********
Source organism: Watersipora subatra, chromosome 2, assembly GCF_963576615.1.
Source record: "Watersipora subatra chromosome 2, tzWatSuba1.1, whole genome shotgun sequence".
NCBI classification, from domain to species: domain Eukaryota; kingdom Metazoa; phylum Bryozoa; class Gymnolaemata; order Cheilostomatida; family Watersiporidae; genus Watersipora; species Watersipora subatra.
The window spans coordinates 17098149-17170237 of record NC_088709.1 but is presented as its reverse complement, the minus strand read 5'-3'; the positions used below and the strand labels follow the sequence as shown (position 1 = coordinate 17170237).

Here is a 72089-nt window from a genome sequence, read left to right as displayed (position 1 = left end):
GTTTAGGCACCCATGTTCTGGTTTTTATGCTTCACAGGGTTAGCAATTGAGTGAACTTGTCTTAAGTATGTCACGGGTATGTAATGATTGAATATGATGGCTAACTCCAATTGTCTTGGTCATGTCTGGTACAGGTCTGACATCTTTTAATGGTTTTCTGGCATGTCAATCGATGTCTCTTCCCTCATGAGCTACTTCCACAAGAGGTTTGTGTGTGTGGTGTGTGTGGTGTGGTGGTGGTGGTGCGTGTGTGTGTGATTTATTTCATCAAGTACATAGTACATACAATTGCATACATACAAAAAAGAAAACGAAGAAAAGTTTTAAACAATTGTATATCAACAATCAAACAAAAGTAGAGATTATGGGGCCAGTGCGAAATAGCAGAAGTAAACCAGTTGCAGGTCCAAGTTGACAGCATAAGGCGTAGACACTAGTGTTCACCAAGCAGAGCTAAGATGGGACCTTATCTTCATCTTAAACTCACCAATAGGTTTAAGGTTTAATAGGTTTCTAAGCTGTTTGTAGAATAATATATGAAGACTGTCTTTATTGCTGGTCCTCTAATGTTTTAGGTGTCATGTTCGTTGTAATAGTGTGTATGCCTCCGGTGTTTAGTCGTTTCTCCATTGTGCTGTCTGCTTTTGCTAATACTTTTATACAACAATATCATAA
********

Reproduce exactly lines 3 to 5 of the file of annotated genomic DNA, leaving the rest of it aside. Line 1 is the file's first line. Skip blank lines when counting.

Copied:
NCBI classification, from domain to species: domain Eukaryota; kingdom Metazoa; phylum Bryozoa; class Gymnolaemata; order Cheilostomatida; family Watersiporidae; genus Watersipora; species Watersipora subatra.
The window spans coordinates 17098149-17170237 of record NC_088709.1 but is presented as its reverse complement, the minus strand read 5'-3'; the positions used below and the strand labels follow the sequence as shown (position 1 = coordinate 17170237).

Here is a 72089-nt window from a genome sequence, read left to right as displayed (position 1 = left end):